The challenge of sustainable development is so huge that one single company cannot solve it alone
The Cement Sustainability Initiative (CSI) is a global effort by 24 major cement producers with operations in more than a hundred countries who believe there is a strong business case for the pursuit of sustainable development. Collectively these companies account for around 30 per cent of the world's cement production and range in size from very large multinationals to smaller local producers. ICR interacted with Philippe Fonta, Managing Director, Cement Sustainability Initiative (CSI), to know more about the organisation and how the Indian cement industry can benefit from it. Excerpts from the interview.
Tell us about CSI, its objectives and its functioning.
CSI is a platform where we bring different cement manufacturers from different parts of the world to work on the best practices, share them with others and r help each other in implementing them to ensure sustainable development. In India, the plants are very modern with very efficient technology. India is probably more energy-efficient than some other parts of the world but there are some areas where we can do even better. For example, in terms of usage of alternative fuels for instance, India is a bit behind compared to other parts of the world. With CSI, we have room for discussion with other parts of the world, for co-operating and understanding how other countries have improved in this business and how we can improve as well.
How can we make the sector more sustainable?
With inputs from international energy agency, we have developed a road map which identifies the different levels in order to reduce CO2 emissions and to reduce the energy consumption in the process of cement manufacturing. And for that we have identified four levels, one is improving energy efficiency to all the technology in place, second is the use of alternative fuels, third is the limestone to cement ratio if we can reduce the limestone in the cement which we use by using all sorts of materials like fly ash in cement and the fourth one is carbon capture or carbon capture and utilisation. We are also looking at biologically transforming captured carbon into algae and then using algae as alternative fuels for all the sectors.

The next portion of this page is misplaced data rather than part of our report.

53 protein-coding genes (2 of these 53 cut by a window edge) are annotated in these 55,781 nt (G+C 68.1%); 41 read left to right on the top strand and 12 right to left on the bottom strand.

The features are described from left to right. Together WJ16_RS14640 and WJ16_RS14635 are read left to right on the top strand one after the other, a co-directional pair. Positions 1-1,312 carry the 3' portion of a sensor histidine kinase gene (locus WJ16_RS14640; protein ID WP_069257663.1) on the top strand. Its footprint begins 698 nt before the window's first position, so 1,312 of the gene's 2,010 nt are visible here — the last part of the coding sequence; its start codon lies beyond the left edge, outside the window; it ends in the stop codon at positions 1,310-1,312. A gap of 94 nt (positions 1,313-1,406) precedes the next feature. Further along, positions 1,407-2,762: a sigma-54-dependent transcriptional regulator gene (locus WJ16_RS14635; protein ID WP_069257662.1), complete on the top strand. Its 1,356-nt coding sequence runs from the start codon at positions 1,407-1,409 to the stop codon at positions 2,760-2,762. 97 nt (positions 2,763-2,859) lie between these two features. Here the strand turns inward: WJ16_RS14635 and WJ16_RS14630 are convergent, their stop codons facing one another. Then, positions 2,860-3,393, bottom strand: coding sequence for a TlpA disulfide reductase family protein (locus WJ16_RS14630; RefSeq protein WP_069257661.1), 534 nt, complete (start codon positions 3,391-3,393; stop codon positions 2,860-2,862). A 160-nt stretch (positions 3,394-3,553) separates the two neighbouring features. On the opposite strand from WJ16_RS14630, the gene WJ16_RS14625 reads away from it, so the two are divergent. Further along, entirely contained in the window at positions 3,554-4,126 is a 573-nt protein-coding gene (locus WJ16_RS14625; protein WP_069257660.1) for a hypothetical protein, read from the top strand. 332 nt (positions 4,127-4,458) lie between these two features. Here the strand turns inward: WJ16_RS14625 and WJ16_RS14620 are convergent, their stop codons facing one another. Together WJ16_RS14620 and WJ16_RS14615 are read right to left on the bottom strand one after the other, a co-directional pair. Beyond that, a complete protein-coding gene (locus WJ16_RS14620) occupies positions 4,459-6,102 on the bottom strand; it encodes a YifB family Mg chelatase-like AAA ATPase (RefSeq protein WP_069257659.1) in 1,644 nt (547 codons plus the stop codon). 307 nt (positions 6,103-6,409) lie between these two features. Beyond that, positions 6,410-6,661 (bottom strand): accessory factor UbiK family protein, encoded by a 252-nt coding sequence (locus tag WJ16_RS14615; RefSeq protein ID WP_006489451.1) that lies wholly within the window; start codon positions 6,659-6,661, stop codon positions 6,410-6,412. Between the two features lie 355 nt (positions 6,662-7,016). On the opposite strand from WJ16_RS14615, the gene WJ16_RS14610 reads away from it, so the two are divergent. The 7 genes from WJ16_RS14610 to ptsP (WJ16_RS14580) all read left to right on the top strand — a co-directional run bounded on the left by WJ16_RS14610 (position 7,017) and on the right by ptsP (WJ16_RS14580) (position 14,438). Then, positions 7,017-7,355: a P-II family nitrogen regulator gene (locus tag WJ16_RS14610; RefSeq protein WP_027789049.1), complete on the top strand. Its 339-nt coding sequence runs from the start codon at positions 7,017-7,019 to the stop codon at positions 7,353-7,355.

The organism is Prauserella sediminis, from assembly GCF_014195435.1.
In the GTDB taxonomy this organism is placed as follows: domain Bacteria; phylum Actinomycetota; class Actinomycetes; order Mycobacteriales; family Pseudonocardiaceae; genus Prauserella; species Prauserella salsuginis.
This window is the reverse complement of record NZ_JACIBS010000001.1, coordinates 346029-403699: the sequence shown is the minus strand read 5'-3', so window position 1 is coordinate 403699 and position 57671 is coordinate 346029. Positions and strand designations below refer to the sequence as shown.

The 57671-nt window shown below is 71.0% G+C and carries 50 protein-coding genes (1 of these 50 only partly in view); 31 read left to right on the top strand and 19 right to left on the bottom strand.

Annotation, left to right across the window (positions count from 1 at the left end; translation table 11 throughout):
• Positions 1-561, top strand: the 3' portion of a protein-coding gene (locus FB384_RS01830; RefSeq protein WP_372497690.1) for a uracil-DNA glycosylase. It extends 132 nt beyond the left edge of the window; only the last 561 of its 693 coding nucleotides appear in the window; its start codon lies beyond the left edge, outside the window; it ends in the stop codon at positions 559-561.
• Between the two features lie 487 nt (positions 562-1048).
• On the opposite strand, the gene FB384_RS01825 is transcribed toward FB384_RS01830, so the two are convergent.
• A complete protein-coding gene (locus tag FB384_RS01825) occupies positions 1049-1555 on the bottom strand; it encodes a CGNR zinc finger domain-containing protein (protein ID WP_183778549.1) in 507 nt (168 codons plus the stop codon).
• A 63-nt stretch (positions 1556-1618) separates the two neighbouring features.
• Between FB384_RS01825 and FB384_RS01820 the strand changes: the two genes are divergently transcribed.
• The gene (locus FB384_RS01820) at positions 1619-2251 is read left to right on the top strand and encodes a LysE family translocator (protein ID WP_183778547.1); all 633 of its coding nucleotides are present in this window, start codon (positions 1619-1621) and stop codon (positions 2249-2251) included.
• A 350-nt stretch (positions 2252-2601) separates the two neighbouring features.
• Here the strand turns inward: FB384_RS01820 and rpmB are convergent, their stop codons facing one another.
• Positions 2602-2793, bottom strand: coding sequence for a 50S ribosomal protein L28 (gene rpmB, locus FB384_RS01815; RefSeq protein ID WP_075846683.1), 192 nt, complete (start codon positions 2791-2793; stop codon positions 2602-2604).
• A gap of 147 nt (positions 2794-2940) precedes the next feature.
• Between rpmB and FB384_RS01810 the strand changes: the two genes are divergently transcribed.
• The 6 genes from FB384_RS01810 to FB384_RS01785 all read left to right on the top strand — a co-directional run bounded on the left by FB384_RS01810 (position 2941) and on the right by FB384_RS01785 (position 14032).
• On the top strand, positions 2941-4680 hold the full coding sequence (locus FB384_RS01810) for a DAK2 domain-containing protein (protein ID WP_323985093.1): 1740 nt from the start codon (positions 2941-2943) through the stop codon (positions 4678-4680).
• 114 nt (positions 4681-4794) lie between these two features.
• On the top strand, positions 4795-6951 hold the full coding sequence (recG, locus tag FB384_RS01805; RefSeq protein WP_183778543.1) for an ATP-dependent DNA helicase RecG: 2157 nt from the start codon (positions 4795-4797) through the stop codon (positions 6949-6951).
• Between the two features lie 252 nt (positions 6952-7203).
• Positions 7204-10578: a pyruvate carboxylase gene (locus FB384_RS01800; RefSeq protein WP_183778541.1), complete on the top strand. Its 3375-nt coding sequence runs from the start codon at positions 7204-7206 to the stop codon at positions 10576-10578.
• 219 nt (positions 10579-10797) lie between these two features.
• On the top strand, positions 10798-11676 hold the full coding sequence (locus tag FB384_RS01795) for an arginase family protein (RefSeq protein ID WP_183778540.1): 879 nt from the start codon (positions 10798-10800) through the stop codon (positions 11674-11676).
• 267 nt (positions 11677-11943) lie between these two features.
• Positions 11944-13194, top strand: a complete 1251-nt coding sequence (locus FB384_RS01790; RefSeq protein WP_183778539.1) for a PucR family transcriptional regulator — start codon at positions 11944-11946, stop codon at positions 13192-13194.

What are the objectives of the CSI`s communication arm?
The first objective is to make sure that our members in India are well aware of the activities of CSI in terms of sustainable development. As CSI is a CEO-led organisation, the communication happens at a corporate level on a global scale. We have to make sure that the objectives are met at an operational level and that they (CEO) know what it means in terms of requirements and commitment.
The other objective is to work on image building of the cement sector. The world over, the perception of the cement and concrete sector is a bit skewed. Cement is perceived as something which is dirty, not responsible, in the way it is produced with regards to the environment, which is not the case. So we have to re-establish the correct picture on that.
Thirdly, we want to have the leading companies in CSI, the ones who are really driving the process Our interest is not to have all the cement manufacturers worldwide, but if we can expand what we are doing, we may attract some additional companies in the country who are interested in sustainable development and who don't have the expertise, or who are already doing things and would like to share it with the group.
How do you persuade the member companies to share their knowhow openly with their competitors?
Yes, we understand that we are in a very competitive market and there are some elements which cannot be openly shared or openly exchanged between the members because of anti-trust issues, etc. But we are offering a platform where we can share the knowledge without the need to share critical business information.